After a cunning victory in Tirreno-Adriatico, a similarly well-calculated last-minute attack by Stephen Cummings (Dimension Data) enabled the Briton to claim the stage 3 win ahead of the teeth of the peloton in the Vuelta al País Vasco on Wednesday.
Cummings tore out of the pack on the run-in to Lesaka with about 600 metres to go, and though the peloton was snapping at his heels all the way to finish, he managed to stay away to the line for victory. It was also a welcome win for Dimension Data after their narrow miss in the Scheldeprijs, where Mark Cavendish lost to Marcel Kittel (Etixx-QuickStep).
Having celebrated on the podium wearing the traditional, huge Basque beret that is given to stage winners in the race - “I’ve always wanted one of those,” he said afterwards with a grin - Cummings told a small group of reporters that “it was a really important win. This race means a lot to the people here, because it’s so difficult. It’s great to win here because the level’s so high.”
As Cummings observed, the intensity of the racing in the Basque Country, is something very special indeed. Barely a metre of flat, frequently tough weather, a starstudded line-up, and tricky finishes - not to mention the usual large numbers of fans on every one of the hilltops to help keep your adrenalin high - all make getting through the six-day race, let alone winning, an exceptionally demanding experience.
“There are no easy days here, every day is difficult,” Cummings observed. “You talk about it in the peloton, everybody has sore legs, it’s hard terrain, hard weather, it doesn’t get much harder.”
Still, when it came to seeing where a stage win could best be captured, Cummings had definitely done his homework, and sharing a hotel room with local rider Igor Anton, he said, helped a great deal in the preparation process.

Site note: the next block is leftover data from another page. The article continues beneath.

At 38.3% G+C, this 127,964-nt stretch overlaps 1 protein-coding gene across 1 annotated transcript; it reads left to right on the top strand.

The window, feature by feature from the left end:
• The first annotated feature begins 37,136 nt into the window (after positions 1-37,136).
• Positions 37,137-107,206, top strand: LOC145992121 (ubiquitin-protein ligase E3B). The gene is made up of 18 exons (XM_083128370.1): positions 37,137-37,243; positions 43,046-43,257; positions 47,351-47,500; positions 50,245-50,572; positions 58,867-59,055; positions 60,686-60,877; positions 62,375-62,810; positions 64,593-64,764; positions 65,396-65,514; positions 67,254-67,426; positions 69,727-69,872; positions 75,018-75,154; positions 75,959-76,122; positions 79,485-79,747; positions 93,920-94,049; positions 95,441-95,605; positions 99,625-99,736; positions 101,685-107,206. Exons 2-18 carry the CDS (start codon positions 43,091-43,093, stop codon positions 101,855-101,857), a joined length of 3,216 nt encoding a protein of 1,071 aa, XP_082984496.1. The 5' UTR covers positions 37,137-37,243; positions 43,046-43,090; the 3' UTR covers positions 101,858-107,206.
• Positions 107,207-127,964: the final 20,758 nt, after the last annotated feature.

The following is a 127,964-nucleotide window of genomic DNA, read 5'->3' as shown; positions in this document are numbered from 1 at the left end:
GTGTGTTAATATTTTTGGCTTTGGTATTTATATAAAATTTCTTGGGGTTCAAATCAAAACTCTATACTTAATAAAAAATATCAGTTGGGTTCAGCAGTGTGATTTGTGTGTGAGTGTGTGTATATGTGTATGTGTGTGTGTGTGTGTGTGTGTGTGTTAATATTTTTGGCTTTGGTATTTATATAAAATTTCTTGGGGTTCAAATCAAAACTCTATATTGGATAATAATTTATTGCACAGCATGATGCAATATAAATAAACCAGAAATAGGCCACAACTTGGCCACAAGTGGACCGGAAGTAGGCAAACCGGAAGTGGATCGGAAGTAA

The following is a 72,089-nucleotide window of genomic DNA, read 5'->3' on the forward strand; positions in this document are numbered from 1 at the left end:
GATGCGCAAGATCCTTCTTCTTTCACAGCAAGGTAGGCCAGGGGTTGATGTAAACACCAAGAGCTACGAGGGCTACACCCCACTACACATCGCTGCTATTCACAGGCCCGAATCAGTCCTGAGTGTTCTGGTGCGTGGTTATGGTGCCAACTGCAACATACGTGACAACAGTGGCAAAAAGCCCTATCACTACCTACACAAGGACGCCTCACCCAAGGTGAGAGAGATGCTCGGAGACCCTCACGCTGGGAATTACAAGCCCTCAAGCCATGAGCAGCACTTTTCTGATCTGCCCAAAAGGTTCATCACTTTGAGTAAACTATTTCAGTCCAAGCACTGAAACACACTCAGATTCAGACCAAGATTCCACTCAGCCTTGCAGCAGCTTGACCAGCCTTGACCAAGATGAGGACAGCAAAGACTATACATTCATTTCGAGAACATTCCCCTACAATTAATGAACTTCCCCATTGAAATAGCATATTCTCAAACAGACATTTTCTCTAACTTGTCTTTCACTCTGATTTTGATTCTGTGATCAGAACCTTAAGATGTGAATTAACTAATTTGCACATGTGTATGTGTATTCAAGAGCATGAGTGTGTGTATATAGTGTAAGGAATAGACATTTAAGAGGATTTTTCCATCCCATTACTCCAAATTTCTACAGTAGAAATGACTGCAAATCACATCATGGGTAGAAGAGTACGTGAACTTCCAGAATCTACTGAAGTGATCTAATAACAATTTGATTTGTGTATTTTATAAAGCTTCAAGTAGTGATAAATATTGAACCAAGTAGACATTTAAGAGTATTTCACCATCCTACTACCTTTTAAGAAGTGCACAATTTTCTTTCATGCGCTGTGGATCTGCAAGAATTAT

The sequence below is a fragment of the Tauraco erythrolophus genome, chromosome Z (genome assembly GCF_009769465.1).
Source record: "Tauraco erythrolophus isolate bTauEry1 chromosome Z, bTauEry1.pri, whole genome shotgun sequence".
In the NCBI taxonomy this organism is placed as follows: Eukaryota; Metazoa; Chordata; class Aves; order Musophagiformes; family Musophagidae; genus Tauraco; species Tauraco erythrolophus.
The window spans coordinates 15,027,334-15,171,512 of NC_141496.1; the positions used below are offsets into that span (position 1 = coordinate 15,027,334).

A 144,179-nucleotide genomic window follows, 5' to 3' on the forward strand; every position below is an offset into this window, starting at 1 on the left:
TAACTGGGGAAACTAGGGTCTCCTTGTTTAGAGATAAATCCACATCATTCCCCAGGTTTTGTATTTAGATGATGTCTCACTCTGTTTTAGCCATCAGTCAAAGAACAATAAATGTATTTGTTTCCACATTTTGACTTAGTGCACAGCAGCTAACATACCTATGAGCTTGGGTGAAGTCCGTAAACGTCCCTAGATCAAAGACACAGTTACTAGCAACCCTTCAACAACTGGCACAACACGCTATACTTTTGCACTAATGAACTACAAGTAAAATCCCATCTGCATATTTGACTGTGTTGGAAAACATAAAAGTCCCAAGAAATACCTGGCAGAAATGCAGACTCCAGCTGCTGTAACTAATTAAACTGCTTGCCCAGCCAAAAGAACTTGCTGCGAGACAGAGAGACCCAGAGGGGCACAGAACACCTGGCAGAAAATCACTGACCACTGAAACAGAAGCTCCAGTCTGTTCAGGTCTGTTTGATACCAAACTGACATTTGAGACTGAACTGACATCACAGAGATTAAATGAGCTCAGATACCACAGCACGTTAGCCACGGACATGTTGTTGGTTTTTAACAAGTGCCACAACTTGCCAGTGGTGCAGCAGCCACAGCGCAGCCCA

“I ask him all the time, every minute, 'what’s this road like, what’s that road like?' It’s been very good to have two guys in the team,” - Anton and Omar Fraile - “because it’s important to know what’s coming up, they’ve been a great help.”
As for the actual stage win, Cummings said he had had a similar experience to stage 1, where he suffered on the last climb immediately before making a dig in the closing kilometers before the finish, but then in this case, his final breakaway paid off well.
“It’s the same kind of scenario, I can’t really move on the climb ‘cos I haven’t got the legs so I’m just hanging and from that moment to the final you’re always looking for an opportunity, a slowing or a rise.”
“Sometimes it comes, sometimes it doesn’t, but it’s always worth a little try, otherwise you sit there and get twentieth.”
Alasdair Fotheringham has been reporting on cycling since 1991. He has covered every Tour de France since 1992 as well as numerous other bike races of all shapes and sizes, ranging from the Olympic Games in 2008 to the now sadly defunct Subida a Urkiola hill climb in Spain. Apart from working for Cyclingnews.com, he is also the cycling correspondent for The Independent and The Independent on Sunday.
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